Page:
Next day, it was dry, so he went up again to clear the rest, to prevent another waterfall in the room below. The jackdaw parents were quite rightly alarmed by his proximity to the nest and sent out an alarm call. About 50 adult jackdaws took to the skies. It was quite a sight and fortunately they didn’t descend to defend the nest.

Other invasion was the robin. Flying ants had erupted, from an undetected nest, into the kitchen, turning the window partly black. I opened the window to let them out and a robin soon caught on to an easy meal. It repeatedly landed on our inside windowsill and plucked a winged ant or two. Nature helping for once.

Flipping invasion this time. Middle teen went to  a friend’s garden for a social distancing birthday party. As Mr TTC was visiting his parents (he hadn’t seen them since January), it was up to me to drive her into Bristol, which coincided with the #BlackLivesMatter protest. First time I have driven since mid March. I cannot lie. I was exhausted by the time I got home. We were no where near the centre, but I thought we might get caught up in the traffic. It was OK. Strange to think that the Colston statue was being pulled down at the time. I’ve walked passed that statue thousands of times, but no more.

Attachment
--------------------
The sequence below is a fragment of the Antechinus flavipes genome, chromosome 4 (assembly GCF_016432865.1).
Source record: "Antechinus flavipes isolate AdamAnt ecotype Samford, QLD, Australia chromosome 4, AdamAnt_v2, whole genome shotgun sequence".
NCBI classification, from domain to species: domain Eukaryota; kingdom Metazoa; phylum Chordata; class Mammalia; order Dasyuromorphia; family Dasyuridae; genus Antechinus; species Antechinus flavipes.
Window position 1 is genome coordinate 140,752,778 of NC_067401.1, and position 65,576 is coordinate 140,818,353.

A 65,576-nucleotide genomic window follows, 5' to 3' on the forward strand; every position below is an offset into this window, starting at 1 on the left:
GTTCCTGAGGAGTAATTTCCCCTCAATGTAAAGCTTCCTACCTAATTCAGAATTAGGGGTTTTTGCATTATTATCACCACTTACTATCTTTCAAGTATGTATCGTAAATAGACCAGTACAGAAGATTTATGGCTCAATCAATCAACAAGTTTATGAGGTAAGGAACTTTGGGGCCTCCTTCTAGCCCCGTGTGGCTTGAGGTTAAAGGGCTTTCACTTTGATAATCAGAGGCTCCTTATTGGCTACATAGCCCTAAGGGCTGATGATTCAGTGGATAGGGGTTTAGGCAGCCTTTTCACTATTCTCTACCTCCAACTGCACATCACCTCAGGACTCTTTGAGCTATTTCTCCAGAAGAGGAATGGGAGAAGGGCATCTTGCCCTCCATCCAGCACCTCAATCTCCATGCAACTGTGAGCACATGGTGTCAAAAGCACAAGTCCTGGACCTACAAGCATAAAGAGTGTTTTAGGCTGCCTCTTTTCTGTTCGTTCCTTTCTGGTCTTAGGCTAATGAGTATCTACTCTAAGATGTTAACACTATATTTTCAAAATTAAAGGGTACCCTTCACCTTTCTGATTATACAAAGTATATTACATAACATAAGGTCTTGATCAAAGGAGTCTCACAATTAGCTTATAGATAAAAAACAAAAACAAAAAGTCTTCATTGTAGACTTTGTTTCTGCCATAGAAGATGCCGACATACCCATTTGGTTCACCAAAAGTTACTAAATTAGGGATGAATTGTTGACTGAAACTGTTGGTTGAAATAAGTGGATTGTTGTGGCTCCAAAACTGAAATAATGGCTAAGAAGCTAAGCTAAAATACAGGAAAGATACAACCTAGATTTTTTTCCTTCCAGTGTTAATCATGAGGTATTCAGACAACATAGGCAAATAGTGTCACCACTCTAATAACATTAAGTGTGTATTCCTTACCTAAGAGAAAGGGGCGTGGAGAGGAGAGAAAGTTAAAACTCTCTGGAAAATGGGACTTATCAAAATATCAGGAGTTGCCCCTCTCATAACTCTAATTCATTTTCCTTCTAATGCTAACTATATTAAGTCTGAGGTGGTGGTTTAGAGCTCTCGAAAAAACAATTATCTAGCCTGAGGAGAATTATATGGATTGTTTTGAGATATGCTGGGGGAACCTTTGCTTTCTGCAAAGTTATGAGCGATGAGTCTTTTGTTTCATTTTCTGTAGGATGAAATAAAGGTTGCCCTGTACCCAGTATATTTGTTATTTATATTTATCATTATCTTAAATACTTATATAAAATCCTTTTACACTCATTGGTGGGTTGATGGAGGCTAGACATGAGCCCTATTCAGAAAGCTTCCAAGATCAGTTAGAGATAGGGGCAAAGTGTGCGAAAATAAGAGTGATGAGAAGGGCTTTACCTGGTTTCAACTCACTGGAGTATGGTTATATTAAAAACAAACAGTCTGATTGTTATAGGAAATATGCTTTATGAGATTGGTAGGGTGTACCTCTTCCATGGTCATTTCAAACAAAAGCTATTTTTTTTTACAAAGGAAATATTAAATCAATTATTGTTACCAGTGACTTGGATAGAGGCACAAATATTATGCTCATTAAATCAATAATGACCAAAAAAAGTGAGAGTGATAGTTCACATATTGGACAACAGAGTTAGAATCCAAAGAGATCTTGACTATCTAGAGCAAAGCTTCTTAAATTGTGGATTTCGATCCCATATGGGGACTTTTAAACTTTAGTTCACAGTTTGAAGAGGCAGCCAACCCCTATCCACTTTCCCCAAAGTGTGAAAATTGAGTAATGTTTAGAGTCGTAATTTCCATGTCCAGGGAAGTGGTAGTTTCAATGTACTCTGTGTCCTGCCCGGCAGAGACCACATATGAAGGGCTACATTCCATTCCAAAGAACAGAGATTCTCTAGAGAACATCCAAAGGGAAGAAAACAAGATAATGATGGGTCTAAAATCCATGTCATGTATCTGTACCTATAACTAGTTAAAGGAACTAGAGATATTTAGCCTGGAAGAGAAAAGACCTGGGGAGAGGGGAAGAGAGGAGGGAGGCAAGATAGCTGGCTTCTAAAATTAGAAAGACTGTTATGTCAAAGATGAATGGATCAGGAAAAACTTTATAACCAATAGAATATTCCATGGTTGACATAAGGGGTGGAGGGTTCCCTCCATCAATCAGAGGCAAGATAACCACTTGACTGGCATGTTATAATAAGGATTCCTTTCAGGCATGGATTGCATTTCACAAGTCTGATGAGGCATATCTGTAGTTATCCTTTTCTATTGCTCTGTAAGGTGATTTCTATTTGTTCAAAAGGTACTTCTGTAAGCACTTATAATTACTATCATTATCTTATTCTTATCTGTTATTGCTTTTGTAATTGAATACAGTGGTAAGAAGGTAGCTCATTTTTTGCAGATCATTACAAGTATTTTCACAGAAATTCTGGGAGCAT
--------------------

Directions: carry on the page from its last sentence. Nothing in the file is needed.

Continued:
Finally bottled up my elderflower champagne. Five litres. I hope it’s worth it. I’ve already bottled several litres of elderflower cordial, which we’ve started drinking. Bliss when diluted with sparkling water.

Other news. Middle teen is due in school on Tuesday. We’ve had a detailed letter about what she is to expect. The level of detail is awesome. Starting with only one person in the car and you cannot get out, the amount of PPE to be worn by their first aider, where to line up, supervised lunch and other breaks, use of toilets, order of dismissal at the end of the day. It is just one day a week, but it will be unlike any school day she has previously experienced.

During a week when critters didn’t respect social distancing, we did see plenty of hares and deer on our walks this week. Nice to know some creatures keep their distance.

Joining in with Anne’s word of the week linky.


Word of the Week linky